More Thoughts on Church

Preston Sprinkle

I ended a previous blog (“What is Church?”) by referring to Paul’s statements about the church in the book of Ephesians. I said: “[The] church is the fullness of God on earth, the very presence of the risen Lamb, according to Ephesians 1:22-23, 3:10, and 4:11-15.” I want to open up this thought a bit more, since I think Paul says something profound and profoundly relevant for our culture today.
It’s no secret that Christians are becoming increasingly burned out on church services. Statistically, this is just the facts. It’s also indisputable that the Millennial and Gen Z generations are leaving the church in droves. Add to this the increasing disdain for authority, the lack of commitment among (especially) younger people, the growing individualism within evangelicalism, and the ability to find information and (a form of) community by tapping your phone—yeah, the church is facing some tough challenges.

But Paul says that the church is the fullness of God’s presence on earth:

God put all things under his (Jesus’s) feet and gave him as head over all things to the church, which is his body, the fullness of him who fills all in all (Eph 1:22-23).

I’ve read this verse dozens of times but only recently realized its radial and counterintuitive implication. The fullness of God is not a you thing, or an I thing, but an us thing. You can find God on a mountaintop. You and see Him in the trees and rivers and other pieces of creation that scream His presence (Ps. 19:1). But if you want the fullness of God, you don’t run from church. You run to church. Not the building, and not the service. But to the redeemed people of God (who, as it turns out, often gather for a service in a building; so let’s not make too harsh a distinction.)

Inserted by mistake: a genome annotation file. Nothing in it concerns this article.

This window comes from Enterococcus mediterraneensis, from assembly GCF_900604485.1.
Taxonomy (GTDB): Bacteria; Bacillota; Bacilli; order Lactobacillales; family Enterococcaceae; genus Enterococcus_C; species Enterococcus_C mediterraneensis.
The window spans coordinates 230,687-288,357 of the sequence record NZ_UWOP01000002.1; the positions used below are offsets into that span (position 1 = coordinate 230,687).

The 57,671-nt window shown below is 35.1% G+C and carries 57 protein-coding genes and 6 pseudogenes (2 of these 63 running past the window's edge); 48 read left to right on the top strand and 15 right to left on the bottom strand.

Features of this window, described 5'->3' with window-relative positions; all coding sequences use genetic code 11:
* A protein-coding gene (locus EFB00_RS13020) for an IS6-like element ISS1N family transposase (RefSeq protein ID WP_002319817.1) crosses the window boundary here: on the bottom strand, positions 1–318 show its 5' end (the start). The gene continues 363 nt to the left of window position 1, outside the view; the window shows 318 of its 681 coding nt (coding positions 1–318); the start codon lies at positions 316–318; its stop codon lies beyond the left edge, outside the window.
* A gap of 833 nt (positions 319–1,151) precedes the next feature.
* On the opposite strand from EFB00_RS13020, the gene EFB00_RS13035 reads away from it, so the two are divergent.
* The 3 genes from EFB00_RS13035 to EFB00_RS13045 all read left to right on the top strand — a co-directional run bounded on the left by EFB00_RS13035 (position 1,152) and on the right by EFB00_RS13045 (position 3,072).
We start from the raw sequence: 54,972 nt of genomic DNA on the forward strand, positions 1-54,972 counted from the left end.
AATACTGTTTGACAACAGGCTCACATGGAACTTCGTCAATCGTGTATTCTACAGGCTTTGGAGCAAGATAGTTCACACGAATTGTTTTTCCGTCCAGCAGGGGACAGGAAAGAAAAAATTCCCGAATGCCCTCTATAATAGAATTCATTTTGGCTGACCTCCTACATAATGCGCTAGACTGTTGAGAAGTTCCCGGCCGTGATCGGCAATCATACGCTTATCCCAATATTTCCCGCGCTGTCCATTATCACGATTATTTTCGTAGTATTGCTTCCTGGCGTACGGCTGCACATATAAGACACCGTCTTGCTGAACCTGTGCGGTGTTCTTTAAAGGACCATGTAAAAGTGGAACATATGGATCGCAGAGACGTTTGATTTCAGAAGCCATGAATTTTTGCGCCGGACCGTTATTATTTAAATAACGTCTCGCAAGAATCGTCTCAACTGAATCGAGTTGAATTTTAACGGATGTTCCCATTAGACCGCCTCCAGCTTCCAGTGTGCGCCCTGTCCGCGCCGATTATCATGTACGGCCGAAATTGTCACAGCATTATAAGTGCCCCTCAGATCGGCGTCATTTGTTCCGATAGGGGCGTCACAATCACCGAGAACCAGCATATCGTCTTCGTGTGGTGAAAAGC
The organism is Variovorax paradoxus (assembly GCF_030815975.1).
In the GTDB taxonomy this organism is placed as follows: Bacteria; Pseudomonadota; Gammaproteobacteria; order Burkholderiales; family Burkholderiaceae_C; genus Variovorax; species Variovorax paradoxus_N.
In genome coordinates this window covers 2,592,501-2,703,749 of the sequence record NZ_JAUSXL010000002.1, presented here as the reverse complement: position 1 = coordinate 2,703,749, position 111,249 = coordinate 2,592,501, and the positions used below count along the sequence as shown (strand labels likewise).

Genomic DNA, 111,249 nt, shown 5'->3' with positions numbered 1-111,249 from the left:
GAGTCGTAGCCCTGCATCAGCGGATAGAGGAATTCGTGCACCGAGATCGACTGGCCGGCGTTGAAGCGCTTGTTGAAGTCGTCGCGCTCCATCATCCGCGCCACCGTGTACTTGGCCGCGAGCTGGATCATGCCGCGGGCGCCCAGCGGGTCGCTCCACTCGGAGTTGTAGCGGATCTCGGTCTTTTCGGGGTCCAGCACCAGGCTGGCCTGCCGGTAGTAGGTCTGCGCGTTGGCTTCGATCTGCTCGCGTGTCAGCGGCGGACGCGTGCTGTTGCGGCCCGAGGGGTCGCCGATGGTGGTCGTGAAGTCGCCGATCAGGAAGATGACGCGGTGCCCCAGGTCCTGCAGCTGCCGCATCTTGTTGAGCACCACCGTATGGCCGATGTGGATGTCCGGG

Now some of you are thinking: Yes, but Paul is talking about the universal church, not the local church. And this is true—sort of. Paul’s words in Ephesians 1 are cosmic and universal, and since Ephesians is a circular letter, it often looks above the steeple of particular church and to the horizon the churches, or the church scattered throughout the nations. But Paul also believed that the universal church is nothing more that the totality of Christians who gather in local churches. In fact, when he returns to encourage the unity of the body in Ephesians 4:11-15, the distinction between the local and universal church seems to fade away. Yes, what Paul says there applies to the church at the 30,000 level, but also at the 10-foot local level. The gifted teachers and leaders that God gave to the church for equipping and leading (4:11-12) exercise their gifts most often on the local church level. The end goal, again, is that we would grow into the “fullness of Christ.”

I’m not sure how else to read this passage and others in Ephesians than to say that unless you’re part of a body, you cannot grow into the “fullness of Christ.” Of course, there are thief on the cross type exceptions, but these are exceptions based on extraordinary circumstances. They are not the norm.

This is why Paul often refers to the church as “the temple” (1 Cor 3:16-18; 2 Cor 6:16-18). He rarely talks about individual bodies as little “temples” (1 Cor 6:19 is the only place in Paul), but the corporate body as “the temple.” When believes gather, they bring heaven to earth by manifesting the presence of God through their corporeality. God is most fully manifested and encountered most corporately rather than individually.

Christianity is inherently an us thing, not an I thing, and it’s held together by Spirit empowered unity and grace-gifts given to the body for its growth. Yes, it’s messy. Sometimes crazy messy. But God is more present in a messy church than in an individual who has it all together. Because Jesus, from manger to cross, seems to be drawn to our messes.

To reiterate, I’m not saying that you can’t experience God individually. (I’d want a good, clear definition of “experience,” however.) What I am saying is simply what Paul says over and over when talking about the church. The corporate, meal-partaking, sin-forgiving, fasting, praying, teaching, praising, serving, and gathering church is the fullness of God on earth, the temple where His presence resides. Like Sinai, the church can be a scary place. But it’s where God takes up residence on earth.

I want to return and talk about two other aspects of “church” that we sometimes under-emphasize: 1) diversity and 2) structure.

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